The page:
Member Stories

Brian Freeman

Brian Freeman developed an interest in science and math as a teen. While attending a magnet school with an engineering specialty, he learned how biomedical engineering methods and products help fight diseases, and decided to pursue a career in medicine. At the University of Virginia, he studied biomedical engineering with the intent to become a Nephrologist – a medical specialty that studies kidney function and treatment – but a trip to East Africa set him on a different medical career path.

“I was fortunate to go to Tanzania as a third year undergraduate with a business class and saw that the majority of disease burden there was social, cultural, and economic – not related to genetic makeup. I then recognized the same in the U.S. and it set me a on a path to learn more about public health and pursue primary care.”

Freeman attended the University of Louisville School of Medicine, and during his last year he heard about the Students to Service Loan Repayment Program. His wife encouraged him to apply thinking he would like primary care in an underserved setting.  “I thought it was a unique opportunity to become part of a structured program that ensures physicians can work in an underserved area early in their careers while obtaining loan repayment,” he said.

Now a resident in the VCU-Fairfax Family Medicine Residency program in the Washington D.C. area, Freeman has been acclimating to life as “the doctor now” and becoming more comfortable practicing medicine. He’s already learned he’s more apt to community-oriented medicine and less interested in a primarily hospital-based residency. Freeman said residency can be tough and chaotic at times, but his fellow residents, family and patients help him to persevere.

Freeman’s patients remind him of why his health care delivery is so important. While a new intern, he once treated an extremely sick patient with liver failure who recognized a bit of anxiety within Freeman. The patient sat up and looked Freeman in the eye and said, “I’m proud of you. I know it’s difficult now and sometimes you want to give up, but don’t give up. We need more doctors like you.”  During his second year as a resident, he had a patient who was re-admitted for care four times in a month for a kidney infection. Freeman didn’t think it seemed right that the patient’s health never improved despite receiving the right antibiotics and insisted his superiors arrange a kidney biopsy. As a result, it was discovered that the patient had a rapidly progressive autoimmune condition attacking her kidneys. The patient told him that he was the only one who understood her.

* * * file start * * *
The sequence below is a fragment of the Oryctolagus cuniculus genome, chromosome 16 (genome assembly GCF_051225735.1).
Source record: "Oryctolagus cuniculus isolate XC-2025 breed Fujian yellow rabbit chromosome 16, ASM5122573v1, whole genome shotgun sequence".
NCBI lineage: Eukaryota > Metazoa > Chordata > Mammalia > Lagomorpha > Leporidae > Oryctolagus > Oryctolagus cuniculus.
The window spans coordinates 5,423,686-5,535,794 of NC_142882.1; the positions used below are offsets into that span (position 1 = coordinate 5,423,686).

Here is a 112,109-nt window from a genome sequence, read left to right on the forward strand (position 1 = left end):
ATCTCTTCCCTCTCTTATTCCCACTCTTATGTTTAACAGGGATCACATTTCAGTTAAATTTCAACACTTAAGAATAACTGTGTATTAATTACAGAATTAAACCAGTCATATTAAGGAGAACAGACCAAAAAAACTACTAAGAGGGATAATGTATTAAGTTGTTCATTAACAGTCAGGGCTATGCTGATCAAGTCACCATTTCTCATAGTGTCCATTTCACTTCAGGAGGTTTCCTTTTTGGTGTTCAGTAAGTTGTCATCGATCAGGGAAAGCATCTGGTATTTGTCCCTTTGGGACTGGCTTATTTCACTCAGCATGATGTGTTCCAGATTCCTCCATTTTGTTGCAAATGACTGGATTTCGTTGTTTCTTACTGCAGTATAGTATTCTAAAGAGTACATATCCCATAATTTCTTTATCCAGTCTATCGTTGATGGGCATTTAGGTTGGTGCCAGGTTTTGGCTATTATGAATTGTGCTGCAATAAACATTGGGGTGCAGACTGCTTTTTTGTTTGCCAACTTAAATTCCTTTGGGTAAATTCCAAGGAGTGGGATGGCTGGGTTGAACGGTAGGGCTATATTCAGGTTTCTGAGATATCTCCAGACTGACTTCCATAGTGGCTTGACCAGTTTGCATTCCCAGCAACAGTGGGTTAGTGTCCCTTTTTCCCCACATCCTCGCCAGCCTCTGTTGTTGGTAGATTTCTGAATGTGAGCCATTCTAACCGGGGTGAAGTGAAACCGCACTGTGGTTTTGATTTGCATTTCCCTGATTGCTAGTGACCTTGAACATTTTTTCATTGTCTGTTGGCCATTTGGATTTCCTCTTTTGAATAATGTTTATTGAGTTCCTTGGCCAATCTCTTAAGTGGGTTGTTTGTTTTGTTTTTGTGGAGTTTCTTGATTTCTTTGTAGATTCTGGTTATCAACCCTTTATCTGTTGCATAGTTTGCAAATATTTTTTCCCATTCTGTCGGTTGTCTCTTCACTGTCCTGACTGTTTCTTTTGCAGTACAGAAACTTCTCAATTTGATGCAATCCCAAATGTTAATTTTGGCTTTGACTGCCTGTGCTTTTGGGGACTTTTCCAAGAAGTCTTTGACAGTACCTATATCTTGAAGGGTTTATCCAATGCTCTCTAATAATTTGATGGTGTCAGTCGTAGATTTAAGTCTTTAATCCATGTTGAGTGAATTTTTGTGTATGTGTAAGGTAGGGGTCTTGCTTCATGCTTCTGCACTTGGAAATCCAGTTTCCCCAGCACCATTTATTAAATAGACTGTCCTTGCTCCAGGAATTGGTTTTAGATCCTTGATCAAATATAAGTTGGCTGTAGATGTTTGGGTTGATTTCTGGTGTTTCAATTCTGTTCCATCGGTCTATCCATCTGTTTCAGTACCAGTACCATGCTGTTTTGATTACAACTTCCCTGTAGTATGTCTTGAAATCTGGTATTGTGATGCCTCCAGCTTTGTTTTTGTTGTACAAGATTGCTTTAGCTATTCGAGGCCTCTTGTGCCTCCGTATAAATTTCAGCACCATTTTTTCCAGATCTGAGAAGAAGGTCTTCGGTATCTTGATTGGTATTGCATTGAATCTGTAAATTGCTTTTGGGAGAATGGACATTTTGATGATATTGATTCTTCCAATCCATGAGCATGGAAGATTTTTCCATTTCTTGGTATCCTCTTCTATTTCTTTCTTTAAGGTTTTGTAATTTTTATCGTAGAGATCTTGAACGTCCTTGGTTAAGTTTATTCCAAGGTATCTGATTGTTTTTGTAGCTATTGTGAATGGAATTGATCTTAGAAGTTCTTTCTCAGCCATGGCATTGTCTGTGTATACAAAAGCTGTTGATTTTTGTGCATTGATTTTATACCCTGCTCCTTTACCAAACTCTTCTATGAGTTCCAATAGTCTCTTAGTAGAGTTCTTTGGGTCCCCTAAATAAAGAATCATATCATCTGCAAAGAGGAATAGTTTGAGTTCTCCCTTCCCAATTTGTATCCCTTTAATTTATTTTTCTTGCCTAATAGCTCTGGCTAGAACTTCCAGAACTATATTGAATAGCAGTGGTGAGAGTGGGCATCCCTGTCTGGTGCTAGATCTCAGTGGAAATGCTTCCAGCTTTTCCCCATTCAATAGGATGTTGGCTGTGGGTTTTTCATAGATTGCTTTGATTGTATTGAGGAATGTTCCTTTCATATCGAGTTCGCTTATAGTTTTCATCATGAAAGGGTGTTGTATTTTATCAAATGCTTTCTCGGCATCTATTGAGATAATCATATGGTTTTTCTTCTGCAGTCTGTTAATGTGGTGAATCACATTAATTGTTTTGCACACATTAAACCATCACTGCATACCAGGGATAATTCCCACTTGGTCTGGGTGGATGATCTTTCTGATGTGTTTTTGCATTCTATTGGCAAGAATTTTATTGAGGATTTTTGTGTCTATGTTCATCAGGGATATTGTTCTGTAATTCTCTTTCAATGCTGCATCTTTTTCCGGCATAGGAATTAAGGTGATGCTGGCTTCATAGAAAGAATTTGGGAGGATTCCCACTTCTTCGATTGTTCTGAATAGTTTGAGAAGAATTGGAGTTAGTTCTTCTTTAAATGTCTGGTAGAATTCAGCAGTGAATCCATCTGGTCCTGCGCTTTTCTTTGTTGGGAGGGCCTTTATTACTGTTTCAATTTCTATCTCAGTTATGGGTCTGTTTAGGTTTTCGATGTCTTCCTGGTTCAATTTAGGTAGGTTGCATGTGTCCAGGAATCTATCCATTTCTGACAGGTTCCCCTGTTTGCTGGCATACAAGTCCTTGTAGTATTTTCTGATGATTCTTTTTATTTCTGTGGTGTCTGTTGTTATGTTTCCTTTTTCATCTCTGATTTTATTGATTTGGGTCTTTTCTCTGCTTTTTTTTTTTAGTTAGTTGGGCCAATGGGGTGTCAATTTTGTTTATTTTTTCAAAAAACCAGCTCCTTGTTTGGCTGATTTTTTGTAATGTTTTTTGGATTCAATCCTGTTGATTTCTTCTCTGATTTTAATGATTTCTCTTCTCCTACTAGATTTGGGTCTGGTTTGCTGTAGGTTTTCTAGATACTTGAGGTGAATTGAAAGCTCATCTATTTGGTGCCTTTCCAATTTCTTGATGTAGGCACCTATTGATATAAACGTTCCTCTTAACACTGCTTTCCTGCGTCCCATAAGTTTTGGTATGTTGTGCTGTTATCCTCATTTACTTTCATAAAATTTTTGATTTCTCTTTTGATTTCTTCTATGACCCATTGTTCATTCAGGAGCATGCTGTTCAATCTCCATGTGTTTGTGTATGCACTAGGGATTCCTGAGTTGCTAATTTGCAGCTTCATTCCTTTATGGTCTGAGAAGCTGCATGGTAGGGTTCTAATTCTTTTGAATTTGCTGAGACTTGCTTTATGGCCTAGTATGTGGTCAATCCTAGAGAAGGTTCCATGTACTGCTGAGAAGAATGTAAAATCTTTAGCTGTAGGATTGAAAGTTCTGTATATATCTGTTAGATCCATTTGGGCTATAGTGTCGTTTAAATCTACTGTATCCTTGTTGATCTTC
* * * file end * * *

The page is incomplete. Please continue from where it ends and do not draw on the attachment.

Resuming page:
Freeman believes 95 percent of being a doctor is communication. He said it’s amazing to see a doctor and patient both speaking English, but the patient doesn’t understand one word the doctor says. “Part of being a doctor is to meet the patient where he or she is, and that means showing humility and patience to explain things in ways the patient can understand without medical jargon.” He said this is especially key in underserved communities, in particular urban areas where generational mistrust of authority figures and healthcare providers can destroy good intentions.

When Freeman arrives to his National Health Service Corps site, he hopes to show his patients that they can improve their own health no matter the circumstances. “I want to be a doctor that patients can trust and know I will give them the best advice I can. I want to be their health coach that guides them through any challenge that may arise.”